There is a wide literature that covers on the subject of software radios and importance in communication. The role of radio communication cannot be overestimated because radio signals give instantaneous communication between devices that are distant from each other (Rohde & Whitaker 2001, p. 1). With the invention of digital processing unit, the use of radio communication was clearer as users could employ more sophisticated device to communicate with one another. The widespread use of radio communication is the foundation of software radios — radios that use software application to provide various features that communication processes require (Mitola 2000, p. 3).
Software radio allows software communication units to work together with bases station that are responsible for providing common software solutions, required to implement specific functions in the network. For instance, radio software provides a two-way communication between base stations and client devices such as PDA. When developing software radios, engineer develops signal generators from digital transmitters and synthesizers because of their flexibility (Vankka 2005, p. 16). Most important, a huge portion of the software radios consist of software, that developers program to realize a given function (Vankka, 2005, p. 16). The software portion of software radios allows these wireless radios to download software from the base station and use them as protocols that enable communication within a network infrastructure.
There are several reasons that motivate engineers to develop software radios. First, design of software radio requires less time, therefore, allowing products to be rolled to market faster than before. The ease of manufacturing of software radio is another reason that prompts for its wide acceptance by communication experts, as software radios provide more benefits that reduce on cost in the manufacture and testing of these radios. Moreover, the ability of software radios to serve wireless networks with different protocols makes users to prefer this technology to hardware signal. The flexibility of software radios is the main reason that has pushed the development of software signals into the commercial sphere. This is because software radio reduces the content that devices associate with radio frequency in use (Reed 2002, p. 15; Kale 2008, p. 1492). The ability of software radios to allow upgrading of terminal and fixing of bugs makes it a candidate for future networks (Harada & Prasad 2002, p.389)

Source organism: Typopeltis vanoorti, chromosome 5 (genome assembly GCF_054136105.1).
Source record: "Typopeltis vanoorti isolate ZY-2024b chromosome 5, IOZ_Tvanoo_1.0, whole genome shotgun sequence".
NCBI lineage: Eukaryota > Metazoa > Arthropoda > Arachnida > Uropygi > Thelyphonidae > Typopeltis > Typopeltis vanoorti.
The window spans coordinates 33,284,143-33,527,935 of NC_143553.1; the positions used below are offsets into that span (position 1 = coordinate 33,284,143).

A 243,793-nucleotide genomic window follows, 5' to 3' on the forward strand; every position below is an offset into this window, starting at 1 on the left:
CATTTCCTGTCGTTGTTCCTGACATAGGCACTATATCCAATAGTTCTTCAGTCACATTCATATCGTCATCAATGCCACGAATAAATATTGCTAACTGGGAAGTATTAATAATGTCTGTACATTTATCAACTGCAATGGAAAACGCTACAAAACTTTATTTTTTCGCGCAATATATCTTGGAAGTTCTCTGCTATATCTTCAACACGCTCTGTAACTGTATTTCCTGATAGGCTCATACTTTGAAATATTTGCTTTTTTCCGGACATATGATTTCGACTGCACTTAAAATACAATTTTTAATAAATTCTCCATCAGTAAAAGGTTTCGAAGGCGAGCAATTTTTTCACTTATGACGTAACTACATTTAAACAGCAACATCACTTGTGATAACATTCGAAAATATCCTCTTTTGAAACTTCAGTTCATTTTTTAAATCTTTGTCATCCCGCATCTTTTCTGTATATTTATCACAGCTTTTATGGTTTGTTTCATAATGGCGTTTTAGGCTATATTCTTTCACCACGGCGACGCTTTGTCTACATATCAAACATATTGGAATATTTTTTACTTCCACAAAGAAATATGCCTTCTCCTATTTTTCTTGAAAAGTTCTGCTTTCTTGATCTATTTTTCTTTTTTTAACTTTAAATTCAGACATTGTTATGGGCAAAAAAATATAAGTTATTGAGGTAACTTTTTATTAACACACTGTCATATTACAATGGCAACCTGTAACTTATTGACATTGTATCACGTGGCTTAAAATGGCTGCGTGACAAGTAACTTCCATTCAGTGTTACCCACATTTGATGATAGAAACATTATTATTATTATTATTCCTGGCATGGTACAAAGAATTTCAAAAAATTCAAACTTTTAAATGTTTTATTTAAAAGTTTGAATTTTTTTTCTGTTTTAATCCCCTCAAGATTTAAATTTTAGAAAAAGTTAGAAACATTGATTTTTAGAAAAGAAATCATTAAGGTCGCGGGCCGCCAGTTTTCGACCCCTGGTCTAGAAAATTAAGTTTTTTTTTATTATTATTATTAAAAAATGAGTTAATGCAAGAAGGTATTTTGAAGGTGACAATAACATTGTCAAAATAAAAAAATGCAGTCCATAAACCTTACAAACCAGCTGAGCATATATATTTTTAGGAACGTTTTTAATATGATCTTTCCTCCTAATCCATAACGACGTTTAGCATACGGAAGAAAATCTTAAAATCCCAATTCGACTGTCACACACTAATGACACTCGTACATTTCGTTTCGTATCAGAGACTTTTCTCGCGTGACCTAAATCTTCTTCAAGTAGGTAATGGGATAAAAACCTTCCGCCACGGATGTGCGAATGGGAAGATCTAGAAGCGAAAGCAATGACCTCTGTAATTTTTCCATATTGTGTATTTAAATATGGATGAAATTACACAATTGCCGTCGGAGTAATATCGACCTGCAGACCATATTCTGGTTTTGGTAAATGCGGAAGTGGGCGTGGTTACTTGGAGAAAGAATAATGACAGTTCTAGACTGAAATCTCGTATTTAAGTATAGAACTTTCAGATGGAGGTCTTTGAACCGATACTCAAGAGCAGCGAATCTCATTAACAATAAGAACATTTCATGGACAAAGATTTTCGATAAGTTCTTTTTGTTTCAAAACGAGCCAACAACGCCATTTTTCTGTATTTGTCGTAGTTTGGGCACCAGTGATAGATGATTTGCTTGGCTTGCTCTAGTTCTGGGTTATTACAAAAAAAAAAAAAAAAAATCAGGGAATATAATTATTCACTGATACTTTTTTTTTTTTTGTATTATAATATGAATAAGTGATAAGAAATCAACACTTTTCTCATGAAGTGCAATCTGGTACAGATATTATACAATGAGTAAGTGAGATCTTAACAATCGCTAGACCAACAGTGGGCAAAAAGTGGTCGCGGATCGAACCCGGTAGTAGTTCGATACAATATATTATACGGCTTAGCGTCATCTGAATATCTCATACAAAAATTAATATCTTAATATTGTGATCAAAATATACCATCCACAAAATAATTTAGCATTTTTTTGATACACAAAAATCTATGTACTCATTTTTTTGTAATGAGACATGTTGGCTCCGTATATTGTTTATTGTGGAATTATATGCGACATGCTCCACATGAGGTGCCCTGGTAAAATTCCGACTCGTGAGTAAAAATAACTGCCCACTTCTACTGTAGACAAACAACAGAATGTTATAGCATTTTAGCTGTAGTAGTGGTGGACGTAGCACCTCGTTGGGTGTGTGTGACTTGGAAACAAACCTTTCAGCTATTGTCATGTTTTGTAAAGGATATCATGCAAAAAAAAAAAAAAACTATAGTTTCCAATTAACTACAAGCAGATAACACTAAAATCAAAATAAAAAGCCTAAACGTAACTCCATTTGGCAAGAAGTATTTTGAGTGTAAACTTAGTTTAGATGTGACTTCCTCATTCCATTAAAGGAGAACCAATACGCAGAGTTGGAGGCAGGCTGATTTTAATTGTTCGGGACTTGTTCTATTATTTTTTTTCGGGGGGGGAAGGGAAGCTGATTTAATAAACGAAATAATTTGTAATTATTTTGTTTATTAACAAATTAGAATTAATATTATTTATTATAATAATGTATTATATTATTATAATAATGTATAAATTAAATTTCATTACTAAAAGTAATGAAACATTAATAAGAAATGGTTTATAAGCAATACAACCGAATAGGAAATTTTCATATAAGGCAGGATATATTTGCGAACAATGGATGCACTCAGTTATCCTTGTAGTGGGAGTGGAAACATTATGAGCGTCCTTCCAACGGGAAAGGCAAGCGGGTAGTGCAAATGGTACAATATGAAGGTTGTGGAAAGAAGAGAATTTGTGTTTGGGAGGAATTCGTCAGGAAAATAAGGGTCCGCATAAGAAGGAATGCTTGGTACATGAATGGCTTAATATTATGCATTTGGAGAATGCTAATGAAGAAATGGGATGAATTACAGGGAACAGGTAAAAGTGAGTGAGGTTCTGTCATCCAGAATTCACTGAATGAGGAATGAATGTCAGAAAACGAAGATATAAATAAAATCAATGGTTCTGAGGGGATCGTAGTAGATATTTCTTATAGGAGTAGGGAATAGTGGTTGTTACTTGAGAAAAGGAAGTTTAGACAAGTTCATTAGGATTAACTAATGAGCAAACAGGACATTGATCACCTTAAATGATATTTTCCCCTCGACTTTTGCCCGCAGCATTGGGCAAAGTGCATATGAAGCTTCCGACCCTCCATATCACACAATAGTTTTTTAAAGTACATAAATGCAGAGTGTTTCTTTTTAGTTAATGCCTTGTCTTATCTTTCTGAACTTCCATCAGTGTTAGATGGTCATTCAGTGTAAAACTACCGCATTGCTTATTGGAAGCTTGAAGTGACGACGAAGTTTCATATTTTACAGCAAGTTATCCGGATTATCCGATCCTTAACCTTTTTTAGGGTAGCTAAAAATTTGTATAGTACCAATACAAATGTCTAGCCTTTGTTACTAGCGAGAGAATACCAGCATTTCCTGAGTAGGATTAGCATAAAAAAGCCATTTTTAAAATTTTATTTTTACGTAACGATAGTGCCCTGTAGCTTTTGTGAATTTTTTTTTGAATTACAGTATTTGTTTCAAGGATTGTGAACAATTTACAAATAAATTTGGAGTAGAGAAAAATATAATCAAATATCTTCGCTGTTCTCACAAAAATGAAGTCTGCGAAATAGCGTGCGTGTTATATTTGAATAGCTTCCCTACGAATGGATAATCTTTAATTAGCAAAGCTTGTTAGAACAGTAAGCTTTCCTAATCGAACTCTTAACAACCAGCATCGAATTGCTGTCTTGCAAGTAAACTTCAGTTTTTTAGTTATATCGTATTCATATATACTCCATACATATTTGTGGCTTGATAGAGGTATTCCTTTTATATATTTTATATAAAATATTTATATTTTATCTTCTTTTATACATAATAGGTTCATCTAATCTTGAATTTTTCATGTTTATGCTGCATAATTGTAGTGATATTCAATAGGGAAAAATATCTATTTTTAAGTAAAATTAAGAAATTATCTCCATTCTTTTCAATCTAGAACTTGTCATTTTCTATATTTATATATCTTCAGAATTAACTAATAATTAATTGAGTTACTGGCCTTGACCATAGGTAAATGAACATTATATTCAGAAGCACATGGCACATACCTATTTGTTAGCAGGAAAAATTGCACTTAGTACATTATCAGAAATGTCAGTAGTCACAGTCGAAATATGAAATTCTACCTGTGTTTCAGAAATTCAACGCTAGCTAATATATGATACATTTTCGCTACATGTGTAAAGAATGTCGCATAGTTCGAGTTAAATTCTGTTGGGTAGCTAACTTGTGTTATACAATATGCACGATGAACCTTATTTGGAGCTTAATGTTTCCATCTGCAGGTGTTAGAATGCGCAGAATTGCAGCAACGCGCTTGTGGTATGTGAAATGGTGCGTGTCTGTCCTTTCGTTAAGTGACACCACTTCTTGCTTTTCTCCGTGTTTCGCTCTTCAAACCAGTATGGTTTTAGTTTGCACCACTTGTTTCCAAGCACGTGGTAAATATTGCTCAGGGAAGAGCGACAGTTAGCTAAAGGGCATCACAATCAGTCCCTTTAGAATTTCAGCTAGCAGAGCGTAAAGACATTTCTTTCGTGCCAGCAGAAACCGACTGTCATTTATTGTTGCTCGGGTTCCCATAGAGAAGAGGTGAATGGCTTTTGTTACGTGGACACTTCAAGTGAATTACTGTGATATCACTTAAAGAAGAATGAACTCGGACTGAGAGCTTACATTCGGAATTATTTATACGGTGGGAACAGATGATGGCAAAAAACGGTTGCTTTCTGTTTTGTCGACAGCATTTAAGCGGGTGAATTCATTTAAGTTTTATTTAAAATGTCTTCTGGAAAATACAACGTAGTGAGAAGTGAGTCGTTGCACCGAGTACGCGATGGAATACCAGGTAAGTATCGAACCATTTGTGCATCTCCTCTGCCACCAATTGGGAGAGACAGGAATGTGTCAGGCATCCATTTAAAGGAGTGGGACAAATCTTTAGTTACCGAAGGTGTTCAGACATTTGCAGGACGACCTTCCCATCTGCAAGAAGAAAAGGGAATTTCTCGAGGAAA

The future of software radios is likely to have an impact on the management of mobile networks (Del Re 2001, p. 160). This is because software radios have options that enable engineers to configure mobile communication networks. Today, there are many prospects that are associated with software radios, especially with the enhancement of service performance in networks. The use of software radios is unending, given the possibilities of software radios. Users can gain internet access through software radios as well as access to multimedia resources in networks. While these are just a few features of software radios, there is more to expect from wireless data communication, running software radios.
Research exploration on use of radio frequencies
The use of radio frequencies is one of the five aspects that Partridge identifies in his article. When it comes to the use of radio frequencies, users are supposed to ensure that their devices do not interfere with other devices that rely on radios frequencies (Finkenzeller 2010, p. 155). The requirement of producing little or no disturbance to other wireless devices is one of the reasons why frequencies licensors allocate frequencies for different devices. Despite this, the modern society recognizes that radio frequency is an important resource that must be conserved.
With regard to use of radio frequencies, users must share radio spectrums with other users in order to reduce depleting frequencies (Elbert 2004, p. 446). In many countries, governments have instituted various acts to govern the sharing of frequencies among legacy users and other modern derives. These acts cover issue of ownership, use, and transfer of ownership rights (Arndt 2009, p. 49). Indeed, the use of radio frequency is something that regulators may have to change in order to accommodate the new software radios.
Networking and telecommunication field is a dynamic field, characterized by development of new knowledge. After reading Partridge’s article, I was interested to know how software radios can be used in commercial sphere and how protocols can be packaged as software. Through the reading of the Partridge’s article, I was intrigued to see what software radios can do. Whereas I was faced with challenges while reading the alternative of making different radio types, I still find the article to be inspiring and exciting.
My further research on two areas namely: software radios and use of spectrum; provided me with more information about the radio frequency technologies. Exploring these topics enabled me to realize the connection between the uses of software radios and frequency sharing and licensure. Most important, I have come to understand some of the challenges that communication stakeholders must go through in order to develop software radios. Ultimately, this will allow maximum utilization of network resources such as radio frequency, while, at the same time, promoting flexibility and ease of design. This research has been a success.